Uber and Lyft are pushing the online grocery business underground

CommonSense said with more people using apps like Uber Technologies Inc. UBER, -1.01% and Lyft Inc. LYFT, +0.66% these tight, and unused, …

The growing use of ride-sharing apps is pushing the online grocery business underground, according to CommonSense Robotics, a company that is using propriety technology, including artificial intelligence, to fulfill its mission of delivering online grocery orders within one hour.

CommonSense said construction on its second “micro-fulfillment” center is underway. The facility will be located on the -1 level of a parking lot of Tel Aviv’s Shalom Meir Tower, below ground level. The fulfillment center will be 18,000-square-feet with an average height clearance of just 11 feet and three temperature zones to accommodate fresh, chilled and frozen items.

CommonSense said with more people using apps like Uber Technologies Inc. UBER, -0.80% and Lyft Inc. LYFT, +2.76% these tight, and unused, urban spaces are prime real estate for the grocery delivery business.

“With the rise of ride-sharing apps and micro-mobility in cities, car ownership is on the decline and parking lots are increasingly sitting vacant,” the CommonSense announcement said.

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CommonSense’s says its first facility is the “world’s smallest automated fulfillment center” at just 6,000 square feet. It has been working with its Super-Pharm retail partner since October 2018.

“Taking e-commerce fulfillment underground inside cities is one way we can enable retailers to fulfill online orders in close proximity to their customers — while doing so profitably,” said Elram Goren, chief executive of CommonSense in a statement.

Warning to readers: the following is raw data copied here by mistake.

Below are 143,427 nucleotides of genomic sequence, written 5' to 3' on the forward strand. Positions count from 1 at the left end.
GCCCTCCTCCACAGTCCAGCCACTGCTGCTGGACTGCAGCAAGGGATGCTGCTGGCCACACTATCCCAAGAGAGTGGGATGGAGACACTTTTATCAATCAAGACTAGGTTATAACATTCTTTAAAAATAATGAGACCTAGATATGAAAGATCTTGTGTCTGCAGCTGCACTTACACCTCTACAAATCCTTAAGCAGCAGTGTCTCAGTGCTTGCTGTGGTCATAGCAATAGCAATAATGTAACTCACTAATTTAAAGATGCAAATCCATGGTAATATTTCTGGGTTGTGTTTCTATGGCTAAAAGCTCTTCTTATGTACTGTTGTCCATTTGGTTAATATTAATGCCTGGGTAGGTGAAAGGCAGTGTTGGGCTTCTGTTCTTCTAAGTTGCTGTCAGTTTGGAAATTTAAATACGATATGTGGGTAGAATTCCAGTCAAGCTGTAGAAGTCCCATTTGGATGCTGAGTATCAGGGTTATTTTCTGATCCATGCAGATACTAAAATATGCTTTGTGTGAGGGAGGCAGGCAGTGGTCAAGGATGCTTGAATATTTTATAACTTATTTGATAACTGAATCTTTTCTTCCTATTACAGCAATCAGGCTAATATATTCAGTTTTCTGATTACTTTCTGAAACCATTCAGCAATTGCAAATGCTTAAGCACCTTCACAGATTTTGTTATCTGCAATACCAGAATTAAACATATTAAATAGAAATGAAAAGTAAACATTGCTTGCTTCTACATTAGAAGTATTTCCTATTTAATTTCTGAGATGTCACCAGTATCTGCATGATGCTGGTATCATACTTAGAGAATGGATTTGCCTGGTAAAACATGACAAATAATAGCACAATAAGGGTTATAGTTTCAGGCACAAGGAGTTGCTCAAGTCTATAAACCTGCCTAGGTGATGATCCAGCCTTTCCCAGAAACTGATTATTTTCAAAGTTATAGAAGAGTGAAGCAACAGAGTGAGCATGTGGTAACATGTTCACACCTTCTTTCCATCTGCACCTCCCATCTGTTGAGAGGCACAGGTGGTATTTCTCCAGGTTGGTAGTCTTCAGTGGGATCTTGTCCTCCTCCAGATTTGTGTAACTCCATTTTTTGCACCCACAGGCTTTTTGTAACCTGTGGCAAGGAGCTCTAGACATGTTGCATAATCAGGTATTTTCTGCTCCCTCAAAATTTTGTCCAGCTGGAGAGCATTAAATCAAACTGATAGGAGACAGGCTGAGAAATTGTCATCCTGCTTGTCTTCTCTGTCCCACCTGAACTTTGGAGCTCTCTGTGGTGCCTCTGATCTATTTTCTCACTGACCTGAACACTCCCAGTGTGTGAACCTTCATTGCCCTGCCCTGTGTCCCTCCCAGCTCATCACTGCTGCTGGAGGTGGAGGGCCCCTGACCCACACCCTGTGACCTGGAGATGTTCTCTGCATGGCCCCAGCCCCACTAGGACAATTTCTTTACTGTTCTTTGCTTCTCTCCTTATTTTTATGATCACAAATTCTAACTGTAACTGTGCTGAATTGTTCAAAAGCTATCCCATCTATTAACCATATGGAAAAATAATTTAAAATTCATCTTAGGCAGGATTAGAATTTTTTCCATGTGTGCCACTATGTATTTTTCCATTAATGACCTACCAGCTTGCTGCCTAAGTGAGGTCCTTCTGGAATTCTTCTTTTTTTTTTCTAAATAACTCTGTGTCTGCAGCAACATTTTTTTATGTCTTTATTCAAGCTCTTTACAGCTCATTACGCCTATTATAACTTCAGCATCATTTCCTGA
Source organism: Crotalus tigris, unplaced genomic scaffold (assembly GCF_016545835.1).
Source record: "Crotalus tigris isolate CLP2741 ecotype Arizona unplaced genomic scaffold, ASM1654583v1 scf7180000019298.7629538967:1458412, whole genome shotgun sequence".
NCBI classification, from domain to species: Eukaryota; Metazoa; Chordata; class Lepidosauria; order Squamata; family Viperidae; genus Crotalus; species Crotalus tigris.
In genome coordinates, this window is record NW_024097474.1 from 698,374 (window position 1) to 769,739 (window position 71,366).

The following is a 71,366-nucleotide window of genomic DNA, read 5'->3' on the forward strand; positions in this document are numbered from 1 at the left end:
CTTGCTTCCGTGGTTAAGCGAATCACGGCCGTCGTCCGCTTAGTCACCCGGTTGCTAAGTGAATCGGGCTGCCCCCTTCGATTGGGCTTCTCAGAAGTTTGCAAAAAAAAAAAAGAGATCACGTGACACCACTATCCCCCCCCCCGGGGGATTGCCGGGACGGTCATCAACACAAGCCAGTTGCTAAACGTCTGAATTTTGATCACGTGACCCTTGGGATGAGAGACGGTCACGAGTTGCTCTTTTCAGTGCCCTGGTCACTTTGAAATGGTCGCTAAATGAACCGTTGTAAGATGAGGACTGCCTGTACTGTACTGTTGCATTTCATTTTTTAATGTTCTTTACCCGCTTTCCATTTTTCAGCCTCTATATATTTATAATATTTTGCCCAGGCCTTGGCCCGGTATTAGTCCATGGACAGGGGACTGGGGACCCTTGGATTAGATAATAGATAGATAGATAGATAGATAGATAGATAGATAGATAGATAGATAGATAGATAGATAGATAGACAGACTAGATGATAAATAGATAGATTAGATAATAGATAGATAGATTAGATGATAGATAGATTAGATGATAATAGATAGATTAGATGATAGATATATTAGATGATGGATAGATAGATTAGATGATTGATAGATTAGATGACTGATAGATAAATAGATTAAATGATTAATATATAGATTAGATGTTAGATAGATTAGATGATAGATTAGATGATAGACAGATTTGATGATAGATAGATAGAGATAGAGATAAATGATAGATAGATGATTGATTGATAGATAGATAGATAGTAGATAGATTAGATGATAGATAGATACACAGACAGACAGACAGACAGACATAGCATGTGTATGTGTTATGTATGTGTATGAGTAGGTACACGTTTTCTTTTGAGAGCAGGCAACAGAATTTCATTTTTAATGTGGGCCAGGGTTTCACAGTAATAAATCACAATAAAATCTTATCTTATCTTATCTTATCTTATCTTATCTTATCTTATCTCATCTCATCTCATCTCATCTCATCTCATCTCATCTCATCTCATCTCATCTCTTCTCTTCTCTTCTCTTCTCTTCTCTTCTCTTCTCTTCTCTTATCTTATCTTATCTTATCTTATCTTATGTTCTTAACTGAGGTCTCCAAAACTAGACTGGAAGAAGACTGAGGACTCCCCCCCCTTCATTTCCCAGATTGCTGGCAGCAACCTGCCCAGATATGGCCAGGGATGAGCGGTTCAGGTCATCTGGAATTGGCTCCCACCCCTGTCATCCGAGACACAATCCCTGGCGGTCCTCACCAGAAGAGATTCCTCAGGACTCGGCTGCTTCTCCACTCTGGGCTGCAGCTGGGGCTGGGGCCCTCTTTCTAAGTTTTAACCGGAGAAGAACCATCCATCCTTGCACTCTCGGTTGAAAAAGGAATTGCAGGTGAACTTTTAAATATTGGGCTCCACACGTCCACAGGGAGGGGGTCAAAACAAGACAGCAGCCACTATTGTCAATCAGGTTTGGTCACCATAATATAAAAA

These facilities operate using few human workers, a touchy subject for many who fear seeing robots replace humans in the labor market.

“Some jobs are going to move. It’s not a very romantic way of thinking, but it’s the reality,” Goren told MarketWatch at the Shoptalk conference in March.

Andy Puzder, the former chief executive of Carl’s Jr. parent CKE Restaurants Inc., raised eyebrows with statements about job automation, the rising cost of labor and keeping wages low. He was a potential pick for labor secretary for then-President-elect Trump in 2016.

“The question is not what robots will do but what people will do,” Goren said.

See:Cost of eating out is rising a lot faster than buying groceries (and cooking at home)

Increasingly, people are going to order their groceries online, according to industry executives and Moody’s analysts.

An October 2018 Moody’s report said the U.S. online food retail business was 2% of the roughly $1 trillion in sales.

“The logistical challenge associated with delivering perishable and fresh food items on a large scale is a major constraint,” the report said. “Despite the many compelling reasons for online sales to grow, we think most of the growth in online grocery sales will be limited to certain densely populated metropolitan areas, where income levels and density of delivery routes are more conducive to online grocer purchases.”

Of course, this hasn’t stopped major grocery companies from trying to figure out how to advance this business. Kroger Co. KR, +1.36%announced on Thursday that it and Ocado Group Plc are going to invest $55 million on an automated warehouse facility in Georgia. The fulfillment center will create 400 jobs.